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Life insurance contracts are usually long-term contracts. Just like land, house, fixed deposits, etc, a life insurance policy is an asset of the policyholder. It pays a lump sum amount on the happening of pre-defined events.

Nomination and assignment are some key features that help the policyholders to effectively manage the benefits accruing under a life insurance policy

What is The Nomination?

The nomination is a process of appointing a person (usually a close family member) to receive the policy benefits in case the life insured passes away during the tenure of the policy. Nomination ensures a smooth transfer of policy proceeds when the life insured is not around. The nomination is governed by Section 39 of the Insurance Act, 1938.

Key Points To Know Regarding Nomination

  1. The nomination is possible only if the policyholder and the life insured are the same people. In case the policyholder and life insured are different, the need for nomination does not arise as in case of death of the life insured during the policy tenure, the policyholder is present to receive the policy benefits. 


    • Policyholder And Life Insured Are The Same

    Rajesh is the life insured and policyholder (policy owner) under a term life insurance policy. His wife Shoba is the nominee. Rajesh, unfortunately, dies during the policy tenure. The death benefit is paid by the insurance company to his nominee Shoba.

    • Policyholder And Life Insured Are Different

    Lalit is the policyholder and his son Kumar the life insured under an endowment plan. Kumar passes away in an accident during the policy tenure. The death benefit is paid by the insurance company to Lalit who is the policyholder.

  2. The nominee can also be a minor in which case an appointee needs to be appointed to receive the policy benefits on behalf of the nominee should the life insured pass away during the minority of the nominee.
  3. There can be more than one nominee in the policy. This is called multiple nominations.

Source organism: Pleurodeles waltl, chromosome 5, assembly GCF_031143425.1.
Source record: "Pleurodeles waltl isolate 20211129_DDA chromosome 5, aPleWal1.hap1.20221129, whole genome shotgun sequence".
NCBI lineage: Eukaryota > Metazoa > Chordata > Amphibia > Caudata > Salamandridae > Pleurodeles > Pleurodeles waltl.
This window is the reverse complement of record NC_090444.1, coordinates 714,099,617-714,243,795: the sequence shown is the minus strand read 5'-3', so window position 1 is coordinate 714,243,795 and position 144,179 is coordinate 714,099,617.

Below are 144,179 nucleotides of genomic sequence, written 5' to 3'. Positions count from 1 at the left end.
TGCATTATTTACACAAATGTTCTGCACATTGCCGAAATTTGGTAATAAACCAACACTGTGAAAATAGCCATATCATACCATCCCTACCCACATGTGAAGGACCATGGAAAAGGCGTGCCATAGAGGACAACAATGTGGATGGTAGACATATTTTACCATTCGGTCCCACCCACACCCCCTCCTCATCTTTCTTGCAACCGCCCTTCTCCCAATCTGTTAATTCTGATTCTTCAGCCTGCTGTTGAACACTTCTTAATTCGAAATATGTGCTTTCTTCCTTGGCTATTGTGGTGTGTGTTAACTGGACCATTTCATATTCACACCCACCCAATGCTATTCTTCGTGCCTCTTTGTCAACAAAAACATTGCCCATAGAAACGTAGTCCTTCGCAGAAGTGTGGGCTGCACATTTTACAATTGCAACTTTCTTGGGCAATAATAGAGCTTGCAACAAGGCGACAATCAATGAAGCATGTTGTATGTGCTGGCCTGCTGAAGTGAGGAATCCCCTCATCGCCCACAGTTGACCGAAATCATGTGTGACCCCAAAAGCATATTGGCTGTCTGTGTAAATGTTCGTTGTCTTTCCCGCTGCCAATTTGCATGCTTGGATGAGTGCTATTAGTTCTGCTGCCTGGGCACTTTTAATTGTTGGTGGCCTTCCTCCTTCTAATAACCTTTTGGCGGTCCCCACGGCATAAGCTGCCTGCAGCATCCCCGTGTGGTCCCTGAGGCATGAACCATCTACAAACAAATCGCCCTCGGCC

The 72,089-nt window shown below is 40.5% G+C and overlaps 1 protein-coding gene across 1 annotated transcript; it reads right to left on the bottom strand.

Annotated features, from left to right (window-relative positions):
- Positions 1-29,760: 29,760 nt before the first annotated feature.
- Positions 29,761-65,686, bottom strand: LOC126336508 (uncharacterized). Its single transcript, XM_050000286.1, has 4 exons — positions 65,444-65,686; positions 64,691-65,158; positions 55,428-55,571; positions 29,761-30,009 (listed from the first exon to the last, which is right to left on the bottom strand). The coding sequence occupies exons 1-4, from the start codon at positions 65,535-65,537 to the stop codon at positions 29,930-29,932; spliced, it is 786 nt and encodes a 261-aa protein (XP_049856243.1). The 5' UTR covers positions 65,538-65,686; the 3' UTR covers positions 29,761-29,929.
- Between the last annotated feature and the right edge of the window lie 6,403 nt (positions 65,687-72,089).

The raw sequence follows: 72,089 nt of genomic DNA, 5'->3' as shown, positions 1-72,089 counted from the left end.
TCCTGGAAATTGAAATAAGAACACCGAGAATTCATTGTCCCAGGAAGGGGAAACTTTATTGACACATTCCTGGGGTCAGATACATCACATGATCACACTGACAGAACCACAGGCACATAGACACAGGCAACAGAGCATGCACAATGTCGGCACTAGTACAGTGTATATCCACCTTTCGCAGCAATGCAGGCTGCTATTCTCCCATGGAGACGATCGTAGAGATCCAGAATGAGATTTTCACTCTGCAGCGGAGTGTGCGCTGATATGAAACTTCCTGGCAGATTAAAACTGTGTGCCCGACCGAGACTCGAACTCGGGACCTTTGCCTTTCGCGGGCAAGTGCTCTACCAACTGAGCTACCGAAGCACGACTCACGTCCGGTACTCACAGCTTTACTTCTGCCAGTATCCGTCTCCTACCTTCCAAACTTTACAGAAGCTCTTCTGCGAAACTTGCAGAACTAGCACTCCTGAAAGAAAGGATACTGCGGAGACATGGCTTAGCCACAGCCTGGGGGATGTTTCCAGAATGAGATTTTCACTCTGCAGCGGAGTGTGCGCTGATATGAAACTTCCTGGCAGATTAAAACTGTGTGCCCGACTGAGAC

4. A successive nomination is also permitted. In this case, the life insured appoints person A to be the first person to receive the policy benefits in case of his death. However, in case, A has also passed away and hence not in a position to receive the benefits, then the insurer will pay nominee B if A and B both are not around, then Nominee C will be entitled to the benefits and so on. This type of nomination is called successive nomination.
  5. The nominee can be changed any time and any number of times by the policyholder by submitting a ‘change in nominee’ form to the life insurance company. The latest nomination supersedes all previous nominations. 
  6. The nominee can be added to the policy at the time of buying the policy by providing the nominee details such as the name of the nominee, age, relationship with a life insured, address, etc in the application form. Alternatively, one can add a nominee later on after policy issuance by submitting a nomination form in the prescribed format to the insurance company.
  7. The nominee’s role is limited to receiving the policy benefits in case of death of the life insured during the policy tenure. In case the life insured survives the policy tenure, the benefits are payable to him and not to the nominee. Thus, the nominee comes into picture only in case of the life insured’s demise.
  8. The nominee cannot ask for any changes/modifications to the policy. The insurance company will not make any alterations to the policy basis the nominee’s request.
  9. Any person can be made as a nominee. However, if the nominee is not a close family member such as the spouse, children or parents the insurance company may ask the life insured to prove insurable interest with adequate documentation. The nominee is not necessarily the inheritor of the policy benefits. The nominee’s role is to give a valid discharge to the insurance company, accept the policy benefits as a custodian and hand it over to the legal heir(s).
    In many instances, this results in financial disputes between the nominee and the legal heir(s). Instead of this, the Insurance Laws (Amendment) Act 2015 introduced the concept of the beneficial nominee. As per the amended act, parents, spouse, children, if any one of them is the nominee in the policy, they will be referred to as Beneficial Nominees. The amended law further states that the beneficial nominees will not be mere trustees or receivers on behalf of legal heirs, but will be the ultimate beneficiaries. 

Also Read:- 18 Life Insurance Terminologies a Policyholder Should Know

What Is The Assignment?